Over 100 energy and sustainability scientists and experts, including Nobel prize winners, have sent an open letter to Minister of National Infrastructures, Energy, and Water Resources Yuval Steinitz asking him to halt the expansion of natural gas power stations, and to switch to large-scale use of renewable energy because of its economic, energy, and environmental advantages. "In view of the minister of energy's recent statements in the Knesset debate about Israel's energy policy, we, who are scientific and academic experts in energy and the environment, want to get some facts straight," the scientists wrote.
The signatories to the letter included Nobel Prize winners Prof. Dan Shechtman and Prof. Robert Aumann, former Israeli Renewable Energy Association chairman Prof. Abraham Kribus, winners of the Israel Prize in earth sciences, and a long list of experts from all of the academic institutions in Israel. The letter was initiated by Tel Aviv University Department of Public Policy chair Prof. Alon Tal, one of the leaders of the environmental movement in Israel. "I did not expect that, after I had drafted the letter, 100 scientists and academics, including two Nobel Price winners and two Israel Prize winners in earth sciences, would join in a single day," Tal said. "I am greatly encouraged by the support, but it is cold comfort, given Israel's disappointing performance in renewable energy in the power industry."
The scientists say that the decision by the Ministry of National Infrastructures, Energy, and Water Resources to build natural gas-fueled power plants and convert existing coal-fired plants to gas represents a "significant economic risk." Current studies indicate that, five to fifteen years from now, using gas will be far more expensive than building an equivalent solar power plant with storage.
"The result will be the early termination of the plant's use, with the state continuing to pay the developers for many years under the contractual obligation," the letter states. Concerning the decision to convert coal power stations to gas, the letter asserts that while gas is a cleaner fuel than coal, the switch should be to renewable energy, not gas. "Gas is a fossil fuel, and burning it releases carbon dioxide into the atmosphere. Current studies show that the use of natural gas results in many emissions. In the short term, the effect of methane released into the atmosphere as a greenhouse gas is 84 times that of carbon dioxide - approximately four times earlier estimates. The quantities of methane emitted in the production, handling, and transportation of gas are much higher than the previous estimates. These emissions contain volatile organic ingredients, some of which are known carcinogens. These two discoveries put natural gas in the same category as coal in its effect on climate change."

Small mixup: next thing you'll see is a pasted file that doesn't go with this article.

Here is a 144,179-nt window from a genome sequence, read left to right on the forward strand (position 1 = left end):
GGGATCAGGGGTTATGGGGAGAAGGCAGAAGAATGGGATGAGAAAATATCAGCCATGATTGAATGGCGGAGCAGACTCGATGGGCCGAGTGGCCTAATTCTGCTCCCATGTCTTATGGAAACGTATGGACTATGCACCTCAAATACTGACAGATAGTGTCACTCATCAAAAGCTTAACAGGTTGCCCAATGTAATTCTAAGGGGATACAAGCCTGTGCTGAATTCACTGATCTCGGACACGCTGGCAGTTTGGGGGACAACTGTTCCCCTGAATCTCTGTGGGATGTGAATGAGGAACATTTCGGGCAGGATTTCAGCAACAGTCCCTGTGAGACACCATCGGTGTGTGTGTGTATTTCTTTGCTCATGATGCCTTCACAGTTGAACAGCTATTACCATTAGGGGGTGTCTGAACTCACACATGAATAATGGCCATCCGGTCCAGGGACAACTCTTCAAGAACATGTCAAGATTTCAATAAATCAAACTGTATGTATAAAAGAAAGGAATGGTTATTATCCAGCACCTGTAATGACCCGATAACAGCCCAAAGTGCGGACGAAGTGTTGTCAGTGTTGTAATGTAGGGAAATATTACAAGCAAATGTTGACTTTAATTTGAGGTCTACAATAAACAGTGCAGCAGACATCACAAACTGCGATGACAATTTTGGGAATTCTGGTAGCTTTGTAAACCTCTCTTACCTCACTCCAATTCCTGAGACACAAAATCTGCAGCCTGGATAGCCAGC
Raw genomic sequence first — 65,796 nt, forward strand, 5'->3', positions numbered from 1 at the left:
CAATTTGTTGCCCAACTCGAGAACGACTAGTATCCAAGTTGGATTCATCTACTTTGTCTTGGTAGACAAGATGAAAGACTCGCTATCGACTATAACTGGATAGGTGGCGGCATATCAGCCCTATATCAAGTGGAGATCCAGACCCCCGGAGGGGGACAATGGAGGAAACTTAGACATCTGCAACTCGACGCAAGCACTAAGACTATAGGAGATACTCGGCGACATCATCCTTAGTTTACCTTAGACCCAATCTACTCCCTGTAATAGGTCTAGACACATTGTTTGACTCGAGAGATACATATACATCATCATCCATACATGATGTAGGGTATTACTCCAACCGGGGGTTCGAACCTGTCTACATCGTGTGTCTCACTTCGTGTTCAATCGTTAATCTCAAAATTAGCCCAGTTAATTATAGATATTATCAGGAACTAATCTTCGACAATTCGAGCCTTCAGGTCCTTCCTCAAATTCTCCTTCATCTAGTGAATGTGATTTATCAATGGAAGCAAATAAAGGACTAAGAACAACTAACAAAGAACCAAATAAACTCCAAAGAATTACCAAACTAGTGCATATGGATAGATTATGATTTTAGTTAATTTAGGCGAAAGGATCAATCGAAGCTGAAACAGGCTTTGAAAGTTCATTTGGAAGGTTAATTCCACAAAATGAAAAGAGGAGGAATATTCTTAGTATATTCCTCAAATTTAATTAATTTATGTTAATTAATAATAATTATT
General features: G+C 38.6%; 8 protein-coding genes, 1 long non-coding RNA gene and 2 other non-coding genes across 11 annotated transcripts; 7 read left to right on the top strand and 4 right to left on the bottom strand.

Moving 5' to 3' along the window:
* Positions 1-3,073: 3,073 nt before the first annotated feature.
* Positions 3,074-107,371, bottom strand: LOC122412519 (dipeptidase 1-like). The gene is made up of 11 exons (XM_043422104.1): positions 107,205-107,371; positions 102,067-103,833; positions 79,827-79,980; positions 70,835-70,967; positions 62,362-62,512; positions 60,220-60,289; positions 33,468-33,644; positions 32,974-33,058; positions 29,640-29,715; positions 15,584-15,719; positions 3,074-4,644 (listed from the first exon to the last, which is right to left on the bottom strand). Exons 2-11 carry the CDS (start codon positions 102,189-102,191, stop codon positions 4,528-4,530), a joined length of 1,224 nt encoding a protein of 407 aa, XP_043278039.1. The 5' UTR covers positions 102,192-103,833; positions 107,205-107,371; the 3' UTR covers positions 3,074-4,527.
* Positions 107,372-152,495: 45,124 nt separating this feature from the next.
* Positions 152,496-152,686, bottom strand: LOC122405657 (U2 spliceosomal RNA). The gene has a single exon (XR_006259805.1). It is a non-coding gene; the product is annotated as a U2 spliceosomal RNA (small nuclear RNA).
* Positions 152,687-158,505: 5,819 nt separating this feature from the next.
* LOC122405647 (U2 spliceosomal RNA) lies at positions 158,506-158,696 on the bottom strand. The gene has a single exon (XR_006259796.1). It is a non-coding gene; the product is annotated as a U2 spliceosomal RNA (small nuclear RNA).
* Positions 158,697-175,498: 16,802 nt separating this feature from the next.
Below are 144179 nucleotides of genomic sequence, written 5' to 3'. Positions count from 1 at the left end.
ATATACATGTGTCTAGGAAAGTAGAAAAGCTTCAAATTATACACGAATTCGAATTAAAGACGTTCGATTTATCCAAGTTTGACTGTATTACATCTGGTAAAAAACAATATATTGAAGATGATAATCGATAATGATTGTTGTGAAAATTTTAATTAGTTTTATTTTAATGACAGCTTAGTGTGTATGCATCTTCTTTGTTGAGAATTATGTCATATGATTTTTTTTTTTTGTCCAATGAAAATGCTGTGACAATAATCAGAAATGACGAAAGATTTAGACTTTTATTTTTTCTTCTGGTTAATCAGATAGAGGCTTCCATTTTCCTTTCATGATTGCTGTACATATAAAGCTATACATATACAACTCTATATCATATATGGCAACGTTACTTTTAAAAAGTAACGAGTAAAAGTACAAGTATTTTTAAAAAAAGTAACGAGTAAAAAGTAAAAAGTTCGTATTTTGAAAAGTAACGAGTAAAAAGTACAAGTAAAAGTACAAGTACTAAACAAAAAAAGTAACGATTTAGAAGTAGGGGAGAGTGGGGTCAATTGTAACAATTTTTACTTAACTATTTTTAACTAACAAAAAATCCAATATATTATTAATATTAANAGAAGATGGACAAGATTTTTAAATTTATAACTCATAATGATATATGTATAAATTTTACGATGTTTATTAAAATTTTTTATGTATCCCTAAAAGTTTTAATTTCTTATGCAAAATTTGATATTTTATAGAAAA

The letter adds, "Natural gas-based power plants constitute a source of nitrogen oxide pollution, especially as the plant gets older."
The government decision to establish a new network of private power plants based on natural gas, which is contrary to the existing economic trends in the energy market, will pose a large economic risk to Israelis, and does not comply with Israel's international commitments on climate change and sustainable development targets. In 2016, Israel, together with many other countries, made a commitment to use 100% renewable energy by 2050, and Israel enjoys plenty of sunshine. "Sun-blessed Israel is retaining the low targets from the past," the scientists write. "We fear that the government is opting for a solution that appears convenient in the short term, but that will cause economic and environmental damage to Israel in the medium and long term."
The letter cites the many advantages of switching to renewable energy for electricity production, including the economic benefits. "Today, renewable energy is a cheaper option than any other type of energy. At the end of 2018, the average global price of 1 MWh of electricity was $151 for nuclear energy, $102 for coal, $59 for natural gas, $42 for wind turbines, and $36 for solar energy. 66% of the new power production capacity installed in the world in 2018 comes from renewable energy sources, not fossil fuels, and the trend is expanding."
The scientists also address at length the problem of solar energy storage, which formerly constituted a major barrier to increasing the use of the solar energy, writing: "The cost of storage has plunged in recent years, mainly because of the upgraded performance of lithium batteries." The price of batteries is projected to continue falling steeply in the coming years, while "Clean energy stored during the day at a reasonable price can already be used at night." An MIT study this year found that the cost of storage had to fall to $150 per kilowatt-hour in order to increase the proportion of renewable energy use in the US to 95%. On the basis of the current trend, this price will be reached in the foreseeable future.
Published by Globes, Israel business news - en.globes.co.il - on November 19, 2019
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